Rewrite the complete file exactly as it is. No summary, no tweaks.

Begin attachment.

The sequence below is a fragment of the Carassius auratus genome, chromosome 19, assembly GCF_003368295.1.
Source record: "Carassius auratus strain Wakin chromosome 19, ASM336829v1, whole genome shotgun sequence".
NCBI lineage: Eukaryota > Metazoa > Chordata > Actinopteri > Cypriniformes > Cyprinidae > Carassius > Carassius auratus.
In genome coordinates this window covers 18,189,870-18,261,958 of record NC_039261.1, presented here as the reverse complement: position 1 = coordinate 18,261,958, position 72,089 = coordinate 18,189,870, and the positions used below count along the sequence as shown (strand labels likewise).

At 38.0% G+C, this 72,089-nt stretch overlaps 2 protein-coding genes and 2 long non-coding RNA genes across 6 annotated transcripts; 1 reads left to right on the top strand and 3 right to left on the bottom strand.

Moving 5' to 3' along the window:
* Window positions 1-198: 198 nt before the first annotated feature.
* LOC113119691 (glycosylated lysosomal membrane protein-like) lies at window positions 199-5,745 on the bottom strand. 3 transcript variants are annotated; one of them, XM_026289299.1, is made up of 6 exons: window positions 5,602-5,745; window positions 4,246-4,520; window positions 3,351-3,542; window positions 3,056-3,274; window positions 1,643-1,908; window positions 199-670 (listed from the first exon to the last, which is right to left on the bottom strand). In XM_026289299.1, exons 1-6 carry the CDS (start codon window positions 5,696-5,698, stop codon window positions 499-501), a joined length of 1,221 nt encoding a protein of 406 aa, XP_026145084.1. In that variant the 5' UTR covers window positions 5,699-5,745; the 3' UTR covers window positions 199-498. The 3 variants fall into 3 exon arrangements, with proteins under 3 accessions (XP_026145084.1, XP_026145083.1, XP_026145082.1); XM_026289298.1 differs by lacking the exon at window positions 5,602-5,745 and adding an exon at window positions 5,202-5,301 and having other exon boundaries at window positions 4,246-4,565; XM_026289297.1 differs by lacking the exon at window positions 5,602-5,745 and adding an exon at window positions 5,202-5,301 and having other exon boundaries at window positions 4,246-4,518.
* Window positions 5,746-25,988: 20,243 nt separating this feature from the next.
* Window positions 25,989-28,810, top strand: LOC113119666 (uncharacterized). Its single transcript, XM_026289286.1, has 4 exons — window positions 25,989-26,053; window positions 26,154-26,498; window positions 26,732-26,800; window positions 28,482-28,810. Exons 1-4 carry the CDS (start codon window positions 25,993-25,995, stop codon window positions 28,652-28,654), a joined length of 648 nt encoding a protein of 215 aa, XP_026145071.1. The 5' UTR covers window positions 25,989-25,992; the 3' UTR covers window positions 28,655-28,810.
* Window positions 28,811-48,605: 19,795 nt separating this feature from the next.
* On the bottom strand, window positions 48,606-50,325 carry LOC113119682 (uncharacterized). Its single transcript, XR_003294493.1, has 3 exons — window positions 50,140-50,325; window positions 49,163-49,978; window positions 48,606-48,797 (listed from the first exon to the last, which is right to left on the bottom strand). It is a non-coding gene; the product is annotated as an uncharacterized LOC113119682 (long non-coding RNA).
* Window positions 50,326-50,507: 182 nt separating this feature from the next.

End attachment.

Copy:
The sequence below is a fragment of the Carassius auratus genome, chromosome 19, assembly GCF_003368295.1.
Source record: "Carassius auratus strain Wakin chromosome 19, ASM336829v1, whole genome shotgun sequence".
NCBI lineage: Eukaryota > Metazoa > Chordata > Actinopteri > Cypriniformes > Cyprinidae > Carassius > Carassius auratus.
In genome coordinates this window covers 18,189,870-18,261,958 of record NC_039261.1, presented here as the reverse complement: position 1 = coordinate 18,261,958, position 72,089 = coordinate 18,189,870, and the positions used below count along the sequence as shown (strand labels likewise).

At 38.0% G+C, this 72,089-nt stretch overlaps 2 protein-coding genes and 2 long non-coding RNA genes across 6 annotated transcripts; 1 reads left to right on the top strand and 3 right to left on the bottom strand.

Moving 5' to 3' along the window:
* Window positions 1-198: 198 nt before the first annotated feature.
* LOC113119691 (glycosylated lysosomal membrane protein-like) lies at window positions 199-5,745 on the bottom strand. 3 transcript variants are annotated; one of them, XM_026289299.1, is made up of 6 exons: window positions 5,602-5,745; window positions 4,246-4,520; window positions 3,351-3,542; window positions 3,056-3,274; window positions 1,643-1,908; window positions 199-670 (listed from the first exon to the last, which is right to left on the bottom strand). In XM_026289299.1, exons 1-6 carry the CDS (start codon window positions 5,696-5,698, stop codon window positions 499-501), a joined length of 1,221 nt encoding a protein of 406 aa, XP_026145084.1. In that variant the 5' UTR covers window positions 5,699-5,745; the 3' UTR covers window positions 199-498. The 3 variants fall into 3 exon arrangements, with proteins under 3 accessions (XP_026145084.1, XP_026145083.1, XP_026145082.1); XM_026289298.1 differs by lacking the exon at window positions 5,602-5,745 and adding an exon at window positions 5,202-5,301 and having other exon boundaries at window positions 4,246-4,565; XM_026289297.1 differs by lacking the exon at window positions 5,602-5,745 and adding an exon at window positions 5,202-5,301 and having other exon boundaries at window positions 4,246-4,518.
* Window positions 5,746-25,988: 20,243 nt separating this feature from the next.
* Window positions 25,989-28,810, top strand: LOC113119666 (uncharacterized). Its single transcript, XM_026289286.1, has 4 exons — window positions 25,989-26,053; window positions 26,154-26,498; window positions 26,732-26,800; window positions 28,482-28,810. Exons 1-4 carry the CDS (start codon window positions 25,993-25,995, stop codon window positions 28,652-28,654), a joined length of 648 nt encoding a protein of 215 aa, XP_026145071.1. The 5' UTR covers window positions 25,989-25,992; the 3' UTR covers window positions 28,655-28,810.
* Window positions 28,811-48,605: 19,795 nt separating this feature from the next.
* On the bottom strand, window positions 48,606-50,325 carry LOC113119682 (uncharacterized). Its single transcript, XR_003294493.1, has 3 exons — window positions 50,140-50,325; window positions 49,163-49,978; window positions 48,606-48,797 (listed from the first exon to the last, which is right to left on the bottom strand). It is a non-coding gene; the product is annotated as an uncharacterized LOC113119682 (long non-coding RNA).
* Window positions 50,326-50,507: 182 nt separating this feature from the next.